The northwest corner of Adams and Michigan is arguably one of Chicago’s busiest, thanks to its proximity to a certain well-known art museum just across the street. Each day, throngs of tourists, students, and workers squeeze past each other and, if Michael Bailey is drawing, sidestep an artist at work.
“I’ve been drawing since I was a kid,” said Bailey one steamy weekday afternoon. “I can draw everything, but portraits are what I like to do.”
The Chicago native signs all of his works “Zebra,” and prefers to be addressed as such. According to his website, he chose the nickname to, “represent [his] black and white heritage.”
The name suits the artist’s chosen medium as well: The portraits Zebra draws (and the prints he makes from them for sale on the street) are rendered exclusively in dark charcoal on white cardstock. The high-contrast pieces of famous faces are perfect for catching the notice of passersby.
“I do a lot of musicians and rappers,” he said. “I do some comedians, too.”
If he’s interested in the subject, Zebra says, he’ll draw it. The subjects in most of the pieces he’s offered lately at the Adams and Michigan spot have been celebrities such as Beyonce, Kanye, and Madonna. However, Zebra’s online gallery shows hundreds more pieces separated into categories: sports, comics, and historical figures.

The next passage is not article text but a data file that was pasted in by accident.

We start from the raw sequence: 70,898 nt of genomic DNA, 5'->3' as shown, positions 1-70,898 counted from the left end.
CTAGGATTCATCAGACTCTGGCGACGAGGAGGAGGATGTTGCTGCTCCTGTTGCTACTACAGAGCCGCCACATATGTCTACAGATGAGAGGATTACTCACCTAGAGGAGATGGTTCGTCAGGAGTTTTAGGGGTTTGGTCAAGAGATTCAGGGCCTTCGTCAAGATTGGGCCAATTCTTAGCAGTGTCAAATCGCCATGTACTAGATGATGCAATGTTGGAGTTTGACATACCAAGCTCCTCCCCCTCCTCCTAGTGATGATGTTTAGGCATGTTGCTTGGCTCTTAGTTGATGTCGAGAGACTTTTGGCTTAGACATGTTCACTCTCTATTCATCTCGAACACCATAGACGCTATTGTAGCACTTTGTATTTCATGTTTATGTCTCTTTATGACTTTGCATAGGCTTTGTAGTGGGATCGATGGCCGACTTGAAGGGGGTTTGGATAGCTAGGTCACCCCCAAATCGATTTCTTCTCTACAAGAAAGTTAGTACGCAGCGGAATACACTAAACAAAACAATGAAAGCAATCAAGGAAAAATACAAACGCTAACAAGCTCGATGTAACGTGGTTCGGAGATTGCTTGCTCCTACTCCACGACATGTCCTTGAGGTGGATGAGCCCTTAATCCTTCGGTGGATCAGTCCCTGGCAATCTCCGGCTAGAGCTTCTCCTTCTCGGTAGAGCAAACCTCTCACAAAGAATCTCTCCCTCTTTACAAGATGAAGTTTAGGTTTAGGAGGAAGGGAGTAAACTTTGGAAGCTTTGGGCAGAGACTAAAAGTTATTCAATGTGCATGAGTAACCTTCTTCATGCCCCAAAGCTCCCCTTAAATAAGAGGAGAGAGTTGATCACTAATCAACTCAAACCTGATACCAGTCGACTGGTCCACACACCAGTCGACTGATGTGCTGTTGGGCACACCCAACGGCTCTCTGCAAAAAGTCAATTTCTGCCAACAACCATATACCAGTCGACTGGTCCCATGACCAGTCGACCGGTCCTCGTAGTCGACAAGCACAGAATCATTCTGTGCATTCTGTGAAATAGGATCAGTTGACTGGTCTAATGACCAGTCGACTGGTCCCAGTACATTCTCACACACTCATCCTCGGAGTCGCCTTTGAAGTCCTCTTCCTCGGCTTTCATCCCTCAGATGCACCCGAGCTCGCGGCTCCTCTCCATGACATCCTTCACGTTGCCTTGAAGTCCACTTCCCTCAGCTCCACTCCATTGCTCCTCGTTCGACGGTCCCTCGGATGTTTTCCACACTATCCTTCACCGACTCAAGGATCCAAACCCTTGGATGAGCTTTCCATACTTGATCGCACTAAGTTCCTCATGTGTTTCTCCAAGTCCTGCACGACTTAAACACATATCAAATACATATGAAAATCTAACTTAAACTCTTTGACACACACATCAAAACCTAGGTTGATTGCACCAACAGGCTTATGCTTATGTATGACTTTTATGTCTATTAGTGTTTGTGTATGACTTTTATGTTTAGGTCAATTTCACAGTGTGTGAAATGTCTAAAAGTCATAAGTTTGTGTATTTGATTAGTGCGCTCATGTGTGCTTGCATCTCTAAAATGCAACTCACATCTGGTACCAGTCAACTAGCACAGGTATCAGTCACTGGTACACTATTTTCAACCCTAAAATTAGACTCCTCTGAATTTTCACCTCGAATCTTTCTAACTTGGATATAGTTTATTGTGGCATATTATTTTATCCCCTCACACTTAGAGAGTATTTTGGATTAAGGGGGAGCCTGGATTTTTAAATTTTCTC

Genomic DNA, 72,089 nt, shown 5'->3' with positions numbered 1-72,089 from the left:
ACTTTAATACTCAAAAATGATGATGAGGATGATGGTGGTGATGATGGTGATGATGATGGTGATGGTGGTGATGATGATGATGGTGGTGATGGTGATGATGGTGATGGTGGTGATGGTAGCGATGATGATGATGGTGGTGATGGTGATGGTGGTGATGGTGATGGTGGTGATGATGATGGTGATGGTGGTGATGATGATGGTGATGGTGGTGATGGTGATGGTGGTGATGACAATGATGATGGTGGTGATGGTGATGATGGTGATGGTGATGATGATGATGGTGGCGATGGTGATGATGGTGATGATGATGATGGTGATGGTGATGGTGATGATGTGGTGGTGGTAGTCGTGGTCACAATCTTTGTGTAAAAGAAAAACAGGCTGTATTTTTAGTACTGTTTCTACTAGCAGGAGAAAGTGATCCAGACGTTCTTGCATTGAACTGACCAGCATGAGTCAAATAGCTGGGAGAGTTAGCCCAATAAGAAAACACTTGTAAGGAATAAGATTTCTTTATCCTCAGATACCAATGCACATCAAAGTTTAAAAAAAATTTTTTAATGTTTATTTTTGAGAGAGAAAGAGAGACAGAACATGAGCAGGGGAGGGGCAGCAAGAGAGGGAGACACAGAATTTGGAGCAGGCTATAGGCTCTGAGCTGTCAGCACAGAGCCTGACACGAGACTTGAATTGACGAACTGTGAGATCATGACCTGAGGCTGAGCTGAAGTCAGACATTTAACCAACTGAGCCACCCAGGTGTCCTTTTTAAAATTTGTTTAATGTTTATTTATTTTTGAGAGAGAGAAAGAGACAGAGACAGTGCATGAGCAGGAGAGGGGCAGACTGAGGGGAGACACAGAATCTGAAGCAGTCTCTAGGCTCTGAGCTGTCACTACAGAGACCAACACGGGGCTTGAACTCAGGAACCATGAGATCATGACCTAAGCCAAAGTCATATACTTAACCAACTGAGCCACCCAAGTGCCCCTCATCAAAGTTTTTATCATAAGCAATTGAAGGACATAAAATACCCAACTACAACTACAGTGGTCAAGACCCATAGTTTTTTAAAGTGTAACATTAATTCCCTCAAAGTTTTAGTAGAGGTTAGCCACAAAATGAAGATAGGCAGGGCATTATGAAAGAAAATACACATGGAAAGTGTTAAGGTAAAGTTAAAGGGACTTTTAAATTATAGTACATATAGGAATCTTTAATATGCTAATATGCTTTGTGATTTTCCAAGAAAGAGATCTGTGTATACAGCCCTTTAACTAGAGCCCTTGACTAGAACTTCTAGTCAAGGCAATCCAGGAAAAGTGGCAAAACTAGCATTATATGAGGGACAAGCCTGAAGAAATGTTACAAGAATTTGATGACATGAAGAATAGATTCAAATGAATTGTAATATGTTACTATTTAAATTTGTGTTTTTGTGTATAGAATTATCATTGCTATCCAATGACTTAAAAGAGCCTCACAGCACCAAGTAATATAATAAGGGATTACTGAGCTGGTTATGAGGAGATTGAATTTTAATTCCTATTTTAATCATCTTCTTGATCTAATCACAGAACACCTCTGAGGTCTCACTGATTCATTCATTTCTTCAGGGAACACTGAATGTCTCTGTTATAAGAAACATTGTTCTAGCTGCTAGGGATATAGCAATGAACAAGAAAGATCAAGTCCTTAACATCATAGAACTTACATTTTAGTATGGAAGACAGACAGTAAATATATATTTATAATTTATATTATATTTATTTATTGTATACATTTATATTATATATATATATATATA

Zebra didn’t always sell art on the street. As he tells it, his path to his current gig has been “a rollercoaster.”
“I was an architect before,” he said. “That’s what I got my degree in.” After obtaining his B.A. in Architecture from the Illinois Institute of Technology (IIT), Zebra says he continued his education at the University of Chicago, acquiring an MBA. He moved to Atlanta and went into business for himself and, at least for a while, things went well.
“I was running a business, then I was doing art publishing and distribution,” he says. “I built up a million dollar corporation down in Georgia. I was a millionaire, then I gave it all away, threw it all away. I went to prison and got homeless. I didn’t like all that money. But I need the money now, I wish I wouldn’t have blew it all.”
With a laugh, Zebra said, “I went from poor and in the ghetto to architect, got the MBA, was a businessman, millionaire, top of the world, then back to the bottom. I wouldn’t be doing it if I hadn’t lost everything. But I’m doing what I love to do.”
If you’re looking for Zebra, try a couple blocks over on State Street, where he typically sets up shop. Drawings are three dollars apiece, and he does take commissions.